It's a little late to begin planning your 2012 sales plan, but in a conversation last week with a reader of this blog, I realized there may be others who have not formalized their 2012 plan. Here are some questions you should consider when you start:

  • What went well in the past year?
  • What did not go well?
  • What are the key drivers?
  • What are the key metrics?
  • What are the risks?
  • What are the opportunities?
  • What are some of the specific factors you will be facing in 2012?
  • What assumptions are you making about the market in 2012?
  • What assumptions did you make about your offerings in 2011? Still true?
  • What assumptions did you make about your company capability in 2011? Still true?

Posted by Ken Thoreson on January 03, 20120 comments

2012: The Times Are A-Changing (Are You?)

At the end of each year, I write down my personal and business goals for the new year in seven different categories. The challenging part of that exercise is I have to review the goals that I had set from the past year and grade my performance. I have saved these sheets from the previous 20-plus years and it's a telling experience: I have found there are always good goals, but sometimes unrealistic timeframes.

Review your performance over the past 12 months. Ask yourself, "Have I changed or improved my organization?" If you are a new reader make sure you review all of my previous blogs for ideas and tips to improve your personal or professional performance.

As I look ahead into 2012 and think about potential blog topics, it occurred to me that asking you to evaluate your current status on a few basic sales management categories might be a great was to get ready for the new year. Rate each category below on a scale of 1 to 5, with 5 being the highest:

  • How comfortable are you that you know what percentage of the pipeline in the current category is required to ensure the sales budget is exceeded?
  • How comfortable are you that you have enough pipeline potential in the 30, 60 and 90 categories to exceed future monthly quotas?
  • Can you visually see all of your top 10 dollar potential forecasted accounts from your desk?
  • How well are all key accounts targeted? Rate your plan to attack them.
  • How high well does your interviewing process ensure the best candidate -- not the best available candidate -- is selected? 
  • Rate the quality of your three-month sales training program. (Is it defined and implemented? Do you have a salesperson development plan to improve the professionalism of your team?)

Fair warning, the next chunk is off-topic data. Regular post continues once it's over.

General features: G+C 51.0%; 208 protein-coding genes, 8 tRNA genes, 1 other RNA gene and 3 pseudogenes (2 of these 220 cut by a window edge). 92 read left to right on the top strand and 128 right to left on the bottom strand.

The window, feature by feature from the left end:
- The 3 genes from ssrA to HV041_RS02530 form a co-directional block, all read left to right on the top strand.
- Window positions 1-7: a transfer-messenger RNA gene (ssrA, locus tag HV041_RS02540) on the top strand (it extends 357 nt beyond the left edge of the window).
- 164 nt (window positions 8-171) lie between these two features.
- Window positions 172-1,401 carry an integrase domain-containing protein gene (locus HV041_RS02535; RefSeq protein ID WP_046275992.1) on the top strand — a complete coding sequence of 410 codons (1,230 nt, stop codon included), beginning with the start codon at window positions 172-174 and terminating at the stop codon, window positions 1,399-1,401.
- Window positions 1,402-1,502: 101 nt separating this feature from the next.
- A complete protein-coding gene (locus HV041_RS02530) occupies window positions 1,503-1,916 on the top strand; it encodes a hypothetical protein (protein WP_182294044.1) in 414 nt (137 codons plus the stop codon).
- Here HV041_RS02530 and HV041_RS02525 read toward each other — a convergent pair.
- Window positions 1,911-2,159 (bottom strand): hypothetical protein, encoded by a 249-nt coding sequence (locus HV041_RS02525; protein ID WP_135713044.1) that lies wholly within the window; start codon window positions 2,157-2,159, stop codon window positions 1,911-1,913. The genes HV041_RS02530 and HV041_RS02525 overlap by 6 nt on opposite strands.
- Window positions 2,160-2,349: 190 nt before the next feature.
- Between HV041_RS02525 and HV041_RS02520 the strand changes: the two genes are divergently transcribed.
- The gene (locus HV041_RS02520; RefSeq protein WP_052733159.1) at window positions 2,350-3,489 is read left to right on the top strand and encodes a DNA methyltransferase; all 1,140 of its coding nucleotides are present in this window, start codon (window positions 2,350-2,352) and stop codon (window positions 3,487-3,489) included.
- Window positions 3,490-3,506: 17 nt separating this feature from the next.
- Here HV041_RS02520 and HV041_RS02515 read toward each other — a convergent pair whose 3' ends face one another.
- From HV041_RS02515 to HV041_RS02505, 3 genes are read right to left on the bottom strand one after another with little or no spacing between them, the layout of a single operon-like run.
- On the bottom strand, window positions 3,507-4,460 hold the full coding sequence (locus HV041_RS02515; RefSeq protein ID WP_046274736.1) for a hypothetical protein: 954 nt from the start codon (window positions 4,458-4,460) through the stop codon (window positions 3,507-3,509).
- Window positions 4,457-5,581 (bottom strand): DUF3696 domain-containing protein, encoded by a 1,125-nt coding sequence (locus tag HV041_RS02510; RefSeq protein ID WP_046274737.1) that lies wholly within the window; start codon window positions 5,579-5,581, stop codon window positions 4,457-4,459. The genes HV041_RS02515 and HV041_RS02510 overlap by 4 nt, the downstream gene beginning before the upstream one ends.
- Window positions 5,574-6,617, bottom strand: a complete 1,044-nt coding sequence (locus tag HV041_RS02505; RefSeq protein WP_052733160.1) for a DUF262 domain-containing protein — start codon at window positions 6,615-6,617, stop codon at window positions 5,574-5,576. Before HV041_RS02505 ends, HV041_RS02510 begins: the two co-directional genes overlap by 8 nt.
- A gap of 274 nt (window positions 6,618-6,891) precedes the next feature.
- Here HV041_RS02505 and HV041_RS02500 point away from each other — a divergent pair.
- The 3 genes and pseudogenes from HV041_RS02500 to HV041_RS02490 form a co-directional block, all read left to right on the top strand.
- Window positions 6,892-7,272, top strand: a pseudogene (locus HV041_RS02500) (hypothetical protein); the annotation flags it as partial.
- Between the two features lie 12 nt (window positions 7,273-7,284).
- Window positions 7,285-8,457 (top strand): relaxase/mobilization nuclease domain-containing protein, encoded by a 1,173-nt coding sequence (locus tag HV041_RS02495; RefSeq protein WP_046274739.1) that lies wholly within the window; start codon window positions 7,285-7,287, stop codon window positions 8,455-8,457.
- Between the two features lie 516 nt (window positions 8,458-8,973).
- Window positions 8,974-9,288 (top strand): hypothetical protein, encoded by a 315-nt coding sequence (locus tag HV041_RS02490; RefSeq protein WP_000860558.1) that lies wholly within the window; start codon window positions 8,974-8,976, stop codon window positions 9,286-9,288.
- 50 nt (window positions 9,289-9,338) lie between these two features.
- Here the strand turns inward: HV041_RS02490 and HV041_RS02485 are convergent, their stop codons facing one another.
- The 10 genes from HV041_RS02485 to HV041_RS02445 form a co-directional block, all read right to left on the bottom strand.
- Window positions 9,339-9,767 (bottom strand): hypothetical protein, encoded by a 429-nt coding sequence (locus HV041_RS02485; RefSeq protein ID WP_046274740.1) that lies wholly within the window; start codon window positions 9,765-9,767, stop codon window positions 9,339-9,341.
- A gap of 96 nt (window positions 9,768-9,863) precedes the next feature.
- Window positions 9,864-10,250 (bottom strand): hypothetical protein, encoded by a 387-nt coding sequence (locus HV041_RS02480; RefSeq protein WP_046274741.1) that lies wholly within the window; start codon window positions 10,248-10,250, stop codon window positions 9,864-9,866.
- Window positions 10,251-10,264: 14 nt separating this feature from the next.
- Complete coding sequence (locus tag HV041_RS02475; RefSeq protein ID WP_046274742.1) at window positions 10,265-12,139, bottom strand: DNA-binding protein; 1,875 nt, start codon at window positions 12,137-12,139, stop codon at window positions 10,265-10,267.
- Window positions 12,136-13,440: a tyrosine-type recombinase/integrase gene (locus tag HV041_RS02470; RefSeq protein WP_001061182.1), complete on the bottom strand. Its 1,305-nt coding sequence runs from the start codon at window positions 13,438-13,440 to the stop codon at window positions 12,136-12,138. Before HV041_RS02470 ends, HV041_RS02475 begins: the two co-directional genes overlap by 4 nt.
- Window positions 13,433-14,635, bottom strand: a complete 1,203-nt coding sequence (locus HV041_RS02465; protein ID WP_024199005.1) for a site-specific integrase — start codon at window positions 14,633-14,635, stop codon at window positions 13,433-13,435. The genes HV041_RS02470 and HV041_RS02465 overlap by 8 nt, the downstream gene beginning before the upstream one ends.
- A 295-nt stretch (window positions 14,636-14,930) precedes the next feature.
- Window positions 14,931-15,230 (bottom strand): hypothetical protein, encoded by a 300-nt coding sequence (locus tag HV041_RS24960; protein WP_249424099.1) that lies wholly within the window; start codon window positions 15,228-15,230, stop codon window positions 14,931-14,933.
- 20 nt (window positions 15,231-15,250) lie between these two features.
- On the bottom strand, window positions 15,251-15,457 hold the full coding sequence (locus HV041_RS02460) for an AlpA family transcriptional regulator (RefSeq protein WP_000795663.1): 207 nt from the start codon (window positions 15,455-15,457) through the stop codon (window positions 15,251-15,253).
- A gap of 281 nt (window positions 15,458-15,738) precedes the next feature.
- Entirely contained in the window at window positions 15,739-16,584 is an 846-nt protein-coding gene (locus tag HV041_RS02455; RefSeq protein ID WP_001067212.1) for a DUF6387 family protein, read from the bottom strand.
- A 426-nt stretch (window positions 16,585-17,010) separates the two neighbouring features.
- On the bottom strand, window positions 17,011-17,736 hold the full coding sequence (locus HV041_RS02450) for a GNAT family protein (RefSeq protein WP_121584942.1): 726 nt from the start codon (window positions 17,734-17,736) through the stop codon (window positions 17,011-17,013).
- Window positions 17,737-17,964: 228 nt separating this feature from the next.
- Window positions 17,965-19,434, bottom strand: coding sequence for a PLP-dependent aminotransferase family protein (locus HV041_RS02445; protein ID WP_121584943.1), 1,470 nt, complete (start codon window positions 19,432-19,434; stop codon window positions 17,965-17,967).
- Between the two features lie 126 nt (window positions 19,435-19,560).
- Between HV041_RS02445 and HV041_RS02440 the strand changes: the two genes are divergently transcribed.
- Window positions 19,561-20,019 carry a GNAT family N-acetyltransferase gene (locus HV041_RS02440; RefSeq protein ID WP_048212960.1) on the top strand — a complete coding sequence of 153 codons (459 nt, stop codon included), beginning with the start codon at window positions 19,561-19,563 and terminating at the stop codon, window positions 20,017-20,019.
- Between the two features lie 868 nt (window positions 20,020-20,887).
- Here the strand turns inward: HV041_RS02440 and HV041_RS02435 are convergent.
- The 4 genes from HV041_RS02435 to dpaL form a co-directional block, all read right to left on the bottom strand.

• Rate the quality of your CRM/SFA system. (Is it being used effectively? Is it up to date? Is it backed-up?)
  • Rate how your compensation plan works. (Are your company's goals aligned with the compensation/quota programs?)          
  • How well are your sales leading indictors defined? (Are they measured, posted, graphed, analyzed?)
  • Do you have regular scheduled and unscheduled "coaching" sessions with each of your salespeople?
  • Rate the effectiveness of your sales contests and business games. (Are they planned to promote revenue and build teamwork?)

A score of 45-55 means minor tuning may be required.

A score of 35-44 means you should consider several projects.

A score of 25-34 means you need to take multiple actions.

A score of 0-24 means major assistance is required now.

Many of these topics are critical for building a high-performance sales team as well as increasing the predictability of your revenue. It's critical that a sales manager or owner know a few basic ratios of their business, such as the ratio of potential revenues in the pipeline to the defined  sales quota versus actual attainment. If you track this information for six to nine months, you will find your closing ratios, the value of how much potential revenue must be generated each month to enter your pipeline, and what you need at the beginning of each month to attain your sales quota.

I also like the idea of "out of sight, out of mind." If you have major accounts, you must have a written plan of action, for each account, for at least three months. If you have major sales opportunities to sell each month, you must have their name and action plans visibly defined on your wall or desk. This will ensure you are consistently aware of your important prospects.

Since recruiting and interviewing are the most important aspects, making sure you do them right becomes critical! 

Stay tuned to this blog as we move into 2012. I will be touching on many of these topics and others in greater detail as the year moves along.  If you would like to suggest specific topics for me to cover in one or over several columns, please send me your ideas!

Posted by Ken Thoreson on December 29, 20110 comments